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Tips on How to Deal with Expenses Following a Car Accident

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June 12, 2020

You're probably going to be left shaken up following a car accident. The sudden impact is traumatic enough, but you might also have to deal with injuries to yourself or your passengers.

In the days and weeks that follow, though, you may have to contend with another accident-related issue. That is the expenses that can quickly pile up as you try to put the pieces back together.

Here are tips on how you can deal with expenses after a car accident.

You Can Use Your Nest Egg

What you are going through isn't unique. There are six million car accidents every year in America. They can happen:

  • On your way to or from work
  • When you're going to the grocery store, or coming back from it
  • When you're going to a restaurant
  • On your way to visit relatives or friends

Once the smoke has cleared, you might have to pay for damages to the vehicle. You could also have to pay for medical bills if there's something that your insurance doesn't cover. Another possibility is that you'll have a settlement against you, and you'll have to come up with the money.

You might have to use a nest egg or rainy-day fund if you have one. You probably don't want to dip into that money, as you might have been saving it for retirement or a vacation. Still, you now have an urgent need for it, and you may have no better alternative.

You Can Use Money from Your IRA or 401K

There are also retirement accounts that you might have that you could dip into if you have an urgent need following a car accident. Those might include:

Since that is money that you were saving for retirement, you will have to pay the penalty on it. It's not an ideal situation, but again, if you don't have better alternatives, like ready cash in a savings or checking account, this might be your most viable option.

You Can Sell Some Stock

You also might have some money invested in the stock market. The best financial plans involve a diversified portfolio, and you may have some stock in your company that your job gave you as a perk.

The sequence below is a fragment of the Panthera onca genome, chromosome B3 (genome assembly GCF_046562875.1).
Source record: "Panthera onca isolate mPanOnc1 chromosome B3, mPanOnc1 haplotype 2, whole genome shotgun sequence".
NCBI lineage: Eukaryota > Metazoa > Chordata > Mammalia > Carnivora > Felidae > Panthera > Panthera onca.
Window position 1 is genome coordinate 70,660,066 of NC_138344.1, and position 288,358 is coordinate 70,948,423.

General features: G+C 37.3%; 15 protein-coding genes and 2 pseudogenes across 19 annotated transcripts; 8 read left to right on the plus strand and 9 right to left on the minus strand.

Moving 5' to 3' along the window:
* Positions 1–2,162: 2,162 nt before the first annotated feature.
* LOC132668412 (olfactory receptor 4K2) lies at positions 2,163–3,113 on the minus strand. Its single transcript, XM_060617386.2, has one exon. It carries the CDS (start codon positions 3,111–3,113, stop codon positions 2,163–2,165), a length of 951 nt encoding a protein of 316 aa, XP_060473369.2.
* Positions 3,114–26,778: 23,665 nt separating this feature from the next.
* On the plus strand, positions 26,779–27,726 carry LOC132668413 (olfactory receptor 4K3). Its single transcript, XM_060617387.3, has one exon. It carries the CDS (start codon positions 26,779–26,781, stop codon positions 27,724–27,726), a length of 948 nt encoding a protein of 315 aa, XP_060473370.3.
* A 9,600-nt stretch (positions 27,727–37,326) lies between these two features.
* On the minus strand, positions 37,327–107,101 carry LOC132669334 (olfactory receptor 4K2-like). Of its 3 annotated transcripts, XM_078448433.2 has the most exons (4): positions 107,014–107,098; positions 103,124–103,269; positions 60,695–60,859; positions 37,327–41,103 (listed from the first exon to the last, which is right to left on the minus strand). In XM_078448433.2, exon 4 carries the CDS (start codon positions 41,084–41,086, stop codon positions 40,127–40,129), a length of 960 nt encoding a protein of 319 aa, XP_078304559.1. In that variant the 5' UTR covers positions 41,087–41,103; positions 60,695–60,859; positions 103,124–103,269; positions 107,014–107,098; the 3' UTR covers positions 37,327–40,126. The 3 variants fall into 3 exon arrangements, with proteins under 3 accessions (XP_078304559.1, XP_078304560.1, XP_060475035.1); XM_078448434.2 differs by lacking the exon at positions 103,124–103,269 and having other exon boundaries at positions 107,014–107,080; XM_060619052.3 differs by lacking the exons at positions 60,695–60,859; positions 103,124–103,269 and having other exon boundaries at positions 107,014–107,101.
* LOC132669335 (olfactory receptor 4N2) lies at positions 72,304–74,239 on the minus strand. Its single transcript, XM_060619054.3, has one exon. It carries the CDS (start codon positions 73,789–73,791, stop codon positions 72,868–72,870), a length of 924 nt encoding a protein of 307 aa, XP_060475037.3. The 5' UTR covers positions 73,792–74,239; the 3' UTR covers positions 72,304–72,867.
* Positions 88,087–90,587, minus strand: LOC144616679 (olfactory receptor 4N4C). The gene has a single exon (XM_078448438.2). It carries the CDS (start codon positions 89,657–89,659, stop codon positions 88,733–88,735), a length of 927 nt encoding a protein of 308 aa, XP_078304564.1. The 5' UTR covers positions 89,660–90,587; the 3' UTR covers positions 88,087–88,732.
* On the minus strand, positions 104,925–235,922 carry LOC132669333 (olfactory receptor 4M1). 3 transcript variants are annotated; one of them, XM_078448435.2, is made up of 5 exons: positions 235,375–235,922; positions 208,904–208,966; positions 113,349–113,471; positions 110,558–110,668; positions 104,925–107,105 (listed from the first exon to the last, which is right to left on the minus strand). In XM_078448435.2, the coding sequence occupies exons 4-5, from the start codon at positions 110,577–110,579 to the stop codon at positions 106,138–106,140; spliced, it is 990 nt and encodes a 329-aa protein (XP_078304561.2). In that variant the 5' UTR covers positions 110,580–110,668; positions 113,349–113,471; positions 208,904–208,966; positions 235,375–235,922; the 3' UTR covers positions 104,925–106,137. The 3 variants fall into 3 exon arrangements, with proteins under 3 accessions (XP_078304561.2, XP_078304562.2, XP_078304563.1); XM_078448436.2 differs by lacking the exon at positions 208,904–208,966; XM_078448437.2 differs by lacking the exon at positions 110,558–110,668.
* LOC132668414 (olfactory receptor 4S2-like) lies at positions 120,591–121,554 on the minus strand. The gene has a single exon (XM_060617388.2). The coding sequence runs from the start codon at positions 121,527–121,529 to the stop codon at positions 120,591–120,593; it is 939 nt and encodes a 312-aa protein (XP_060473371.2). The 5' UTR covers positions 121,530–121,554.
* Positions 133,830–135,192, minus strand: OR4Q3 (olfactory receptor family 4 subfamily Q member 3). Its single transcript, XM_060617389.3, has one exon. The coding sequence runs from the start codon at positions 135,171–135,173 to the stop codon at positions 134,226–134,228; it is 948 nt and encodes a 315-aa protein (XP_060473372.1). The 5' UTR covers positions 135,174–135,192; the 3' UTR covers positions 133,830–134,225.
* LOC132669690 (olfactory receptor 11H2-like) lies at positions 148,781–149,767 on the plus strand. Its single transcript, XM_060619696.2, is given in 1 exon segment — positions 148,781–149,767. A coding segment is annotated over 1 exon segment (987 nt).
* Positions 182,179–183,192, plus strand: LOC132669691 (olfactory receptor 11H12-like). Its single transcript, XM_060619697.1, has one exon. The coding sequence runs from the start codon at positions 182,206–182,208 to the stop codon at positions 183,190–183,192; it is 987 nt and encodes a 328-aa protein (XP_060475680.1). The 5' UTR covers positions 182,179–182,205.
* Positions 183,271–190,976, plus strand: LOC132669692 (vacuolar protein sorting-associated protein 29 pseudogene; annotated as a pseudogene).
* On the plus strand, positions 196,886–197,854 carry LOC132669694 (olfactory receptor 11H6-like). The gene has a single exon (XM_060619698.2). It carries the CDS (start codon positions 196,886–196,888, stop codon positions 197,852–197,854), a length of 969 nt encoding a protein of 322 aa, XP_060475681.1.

Selling it and using that money to pay for car-accident related bills will hurt your long-term financial prospects, but it's all about priorities. You might want that money for the future, but you need it urgently now, as liquidity is what it will take to handle the problem as bills pile up.

You Might Have to Cash in Your CDs

Like 401Ks and IRAs, the intention with certificates of deposit is to make interest money on top of the principle. You don't want to cash in a CD before it matures, but if you need that money following a car accident, this might be another option.

You'll have to deal with a small penalty, but if your CD was close to maturity, then you'll still get some of the interest that you're due. At the very least, you'll have the CD's principle worth amount. You can immediately use that money to pay off medical bills, car repair bills, etc.

You Can Borrow Money from a Friend or Relative

It's almost always preferable to use your resources to pay for bills after a car crash. However, if you don't have the ability to do so, you might consider asking a friend or relative to borrow some money until you can pay them back.

If they have the money to lend, they might be willing to help, especially if you agree to pay interest. This is likely a better option than going to a bank or credit union. These entities will almost certainly charge you a higher interest rate if you borrow money from them.

If you go this route, you may want to work out a payment plan with the relative or friend from whom you borrowed the money. This will show that you earnestly intend to pay them back.

There are also options like pawning things or selling your house if you truly have no other choice. Much depends on how much money you owe after the car accident. If you have to pay a judgment against you after a court battle, you might have to get creative and resort to several of the options we mentioned.

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Securities offered through Kestra Investment Services, LLC (Kestra IS), member FINRA/SIPC. Investment advisory services offered through Kestra Advisory Services, LLC (Kestra AS), an affiliate of Kestra IS. oXYGen Financial is not affiliated with Kestra IS or Kestra AS. Kestra IS and Kestra AS do not provide tax or legal advice.

The opinions expressed in this commentary are those of the author and may not necessarily reflect those held by Kestra Investment Services, LLC or Kestra Advisory Services, LLC. This is for general information only and is not intended to provide specific investment advice or recommendations for any individual. It is suggested that you consult your financial professional, attorney, or tax advisor regarding your individual situation.

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Securities offered through Kestra Investment Services, LLC (Kestra IS), member FINRA/SIPC. Investment advisory services offered through Kestra Advisory Services, LLC (Kestra AS), an affiliate of Kestra IS. oXYGen Financial is not affiliated with Kestra IS or Kestra AS. Kestra IS and Kestra AS do not provide tax or legal advice.

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